I really hope that you can understand what a spiritual victory this was for me. I know that it seems trivial, and typing it out right now, I am almost ashamed at being so proud of myself for stepping outside of my comfort zone by giving a stranger a crisp $20. (especially in light of who I’m writing to and all that you do for others) Looking back, I see now that there are so many other things I could have said or done that would have shown him the love of Jesus. I didn’t pray for him, I didn’t invite him to sit with me. I didn’t talk to him, I didn’t buy him supper. He came inside and used my money to buy supper. He asked to use the CFA phone, and they let him. He sat alone while I sat alone. However, it was a step in the right direction. I feel a little more like the Samaritan and a little less like the priest.
I want to thank you for coming to LPWC that day to bring the Word in such a way that changed my life. Thank you for being bold to preach the gospel. Thank you for calling out my white judgmental privilege. Thank you for challenging me to be more like Jesus. Thank you for smacking me in the face with the truth that I am not so unlike that man I encountered. Thank you for giving me the opportunity to grow my Spirit-filled life. Thank you for inspiring me to see those who are different from me as someone to be seen and not overlooked.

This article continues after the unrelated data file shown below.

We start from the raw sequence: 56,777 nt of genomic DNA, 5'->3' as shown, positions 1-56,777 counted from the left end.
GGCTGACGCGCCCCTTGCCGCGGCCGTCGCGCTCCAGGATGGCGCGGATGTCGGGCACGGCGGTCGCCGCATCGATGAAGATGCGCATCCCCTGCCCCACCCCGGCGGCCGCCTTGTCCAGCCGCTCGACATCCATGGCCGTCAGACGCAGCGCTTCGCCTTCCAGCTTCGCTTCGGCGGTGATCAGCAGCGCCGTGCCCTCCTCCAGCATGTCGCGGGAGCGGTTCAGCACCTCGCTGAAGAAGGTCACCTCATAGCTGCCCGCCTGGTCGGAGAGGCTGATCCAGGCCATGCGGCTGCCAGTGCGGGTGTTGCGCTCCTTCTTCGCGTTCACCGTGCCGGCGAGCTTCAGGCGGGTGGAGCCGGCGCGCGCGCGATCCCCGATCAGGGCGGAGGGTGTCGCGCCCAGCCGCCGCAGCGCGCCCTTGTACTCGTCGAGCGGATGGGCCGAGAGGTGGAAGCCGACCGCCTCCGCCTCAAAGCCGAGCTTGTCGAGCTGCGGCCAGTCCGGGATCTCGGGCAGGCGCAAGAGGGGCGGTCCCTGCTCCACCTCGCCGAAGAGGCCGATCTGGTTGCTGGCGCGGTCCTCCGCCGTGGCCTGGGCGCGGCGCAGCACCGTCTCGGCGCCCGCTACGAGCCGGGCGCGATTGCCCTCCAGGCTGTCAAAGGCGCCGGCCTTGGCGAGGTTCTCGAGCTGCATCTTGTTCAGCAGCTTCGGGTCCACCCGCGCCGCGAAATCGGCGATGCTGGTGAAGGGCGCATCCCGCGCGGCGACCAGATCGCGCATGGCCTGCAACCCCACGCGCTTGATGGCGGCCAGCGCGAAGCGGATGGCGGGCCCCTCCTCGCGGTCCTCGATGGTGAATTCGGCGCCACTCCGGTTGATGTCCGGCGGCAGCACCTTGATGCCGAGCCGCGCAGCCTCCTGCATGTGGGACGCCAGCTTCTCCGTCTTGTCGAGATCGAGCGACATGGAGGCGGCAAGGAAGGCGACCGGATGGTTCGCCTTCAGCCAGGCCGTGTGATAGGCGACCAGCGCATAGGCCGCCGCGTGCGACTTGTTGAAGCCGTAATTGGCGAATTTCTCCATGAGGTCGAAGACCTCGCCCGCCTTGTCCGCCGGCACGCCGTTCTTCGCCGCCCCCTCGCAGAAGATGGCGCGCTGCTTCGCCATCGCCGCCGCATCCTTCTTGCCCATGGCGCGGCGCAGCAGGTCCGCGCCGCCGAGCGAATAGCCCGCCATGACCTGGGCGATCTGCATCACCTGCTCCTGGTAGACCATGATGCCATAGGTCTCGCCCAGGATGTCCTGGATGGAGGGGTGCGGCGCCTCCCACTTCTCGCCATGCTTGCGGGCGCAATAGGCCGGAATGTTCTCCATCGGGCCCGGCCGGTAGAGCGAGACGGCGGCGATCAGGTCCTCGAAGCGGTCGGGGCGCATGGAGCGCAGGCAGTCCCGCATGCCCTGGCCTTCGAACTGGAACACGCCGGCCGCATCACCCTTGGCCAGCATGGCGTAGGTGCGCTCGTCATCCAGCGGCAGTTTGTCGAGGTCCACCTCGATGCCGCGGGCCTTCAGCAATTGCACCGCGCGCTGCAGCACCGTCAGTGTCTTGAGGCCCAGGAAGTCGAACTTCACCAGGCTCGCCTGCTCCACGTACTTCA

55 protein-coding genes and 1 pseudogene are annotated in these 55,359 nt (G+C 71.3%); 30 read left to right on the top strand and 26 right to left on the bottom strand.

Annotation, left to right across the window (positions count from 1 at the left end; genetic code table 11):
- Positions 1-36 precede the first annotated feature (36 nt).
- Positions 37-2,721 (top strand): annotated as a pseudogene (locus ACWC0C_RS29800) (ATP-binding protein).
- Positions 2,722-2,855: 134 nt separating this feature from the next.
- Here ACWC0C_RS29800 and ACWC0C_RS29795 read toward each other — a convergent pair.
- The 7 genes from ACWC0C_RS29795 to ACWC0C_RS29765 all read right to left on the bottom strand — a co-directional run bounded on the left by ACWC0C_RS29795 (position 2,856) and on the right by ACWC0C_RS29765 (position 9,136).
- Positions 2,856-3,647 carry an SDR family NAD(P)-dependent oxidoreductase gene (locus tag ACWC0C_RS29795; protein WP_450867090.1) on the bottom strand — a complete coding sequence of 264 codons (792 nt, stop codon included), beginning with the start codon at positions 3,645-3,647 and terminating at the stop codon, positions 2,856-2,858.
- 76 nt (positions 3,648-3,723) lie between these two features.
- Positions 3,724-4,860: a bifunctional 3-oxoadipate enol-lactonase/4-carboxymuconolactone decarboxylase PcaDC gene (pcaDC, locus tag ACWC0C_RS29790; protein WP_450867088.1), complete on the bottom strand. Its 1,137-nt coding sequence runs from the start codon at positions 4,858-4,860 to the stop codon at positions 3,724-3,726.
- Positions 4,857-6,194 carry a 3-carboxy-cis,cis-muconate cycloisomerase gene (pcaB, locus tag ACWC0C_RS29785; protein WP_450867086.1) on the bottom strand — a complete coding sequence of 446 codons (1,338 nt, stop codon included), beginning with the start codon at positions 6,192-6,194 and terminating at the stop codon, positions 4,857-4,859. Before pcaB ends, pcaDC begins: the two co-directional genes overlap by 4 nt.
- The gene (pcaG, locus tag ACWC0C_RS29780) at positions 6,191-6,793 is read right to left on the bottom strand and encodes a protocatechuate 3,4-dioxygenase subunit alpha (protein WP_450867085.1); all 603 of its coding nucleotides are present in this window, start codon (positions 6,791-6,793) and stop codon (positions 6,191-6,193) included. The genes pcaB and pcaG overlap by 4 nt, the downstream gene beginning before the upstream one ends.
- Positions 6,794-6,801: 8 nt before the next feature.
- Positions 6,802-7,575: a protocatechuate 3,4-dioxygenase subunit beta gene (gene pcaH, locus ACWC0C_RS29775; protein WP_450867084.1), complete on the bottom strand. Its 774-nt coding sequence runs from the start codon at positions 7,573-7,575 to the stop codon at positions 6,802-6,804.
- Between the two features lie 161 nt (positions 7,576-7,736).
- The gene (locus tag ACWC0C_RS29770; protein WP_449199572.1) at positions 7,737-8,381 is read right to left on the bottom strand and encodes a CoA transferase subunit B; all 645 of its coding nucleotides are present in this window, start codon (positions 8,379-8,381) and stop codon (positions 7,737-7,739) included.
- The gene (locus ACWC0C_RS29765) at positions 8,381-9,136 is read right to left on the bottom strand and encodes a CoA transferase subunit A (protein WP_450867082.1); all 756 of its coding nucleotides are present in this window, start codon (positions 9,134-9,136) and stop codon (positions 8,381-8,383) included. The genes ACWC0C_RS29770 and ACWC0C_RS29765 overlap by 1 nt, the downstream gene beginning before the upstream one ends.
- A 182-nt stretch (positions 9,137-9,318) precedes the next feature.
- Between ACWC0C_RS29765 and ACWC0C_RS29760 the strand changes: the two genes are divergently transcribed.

Now, I have an envelope in my glove compartment with a couple of $20s. It stays there. It’s been prayed over, dedicated to accomplish God’s work. I’ve asked that the Lord would give me confidence to give as the Spirit leads when the occasion arises. Because I’ve learned that if it weren’t for the grace of God on my life, the people who come asking for it could be me. I know I have a long way to go, but I just wanted you to know that you had a part in changing my story for the better.
Many thanks,

 

I am honored that God would use me in such a way. She of course has a way to go and will be challenged in more ways than she can imagine, but she took a step! I would of course encourage her to be wise in her generosity. What would this world be if more people made this kind of shift? The problem is, too often pastors are either in agreement with these ungodly perspectives, are quiet about social issues of race and culture, or are too afraid to offend people to deal with this gospel centric problem. I have simply decided to continue to be a voice for what is right.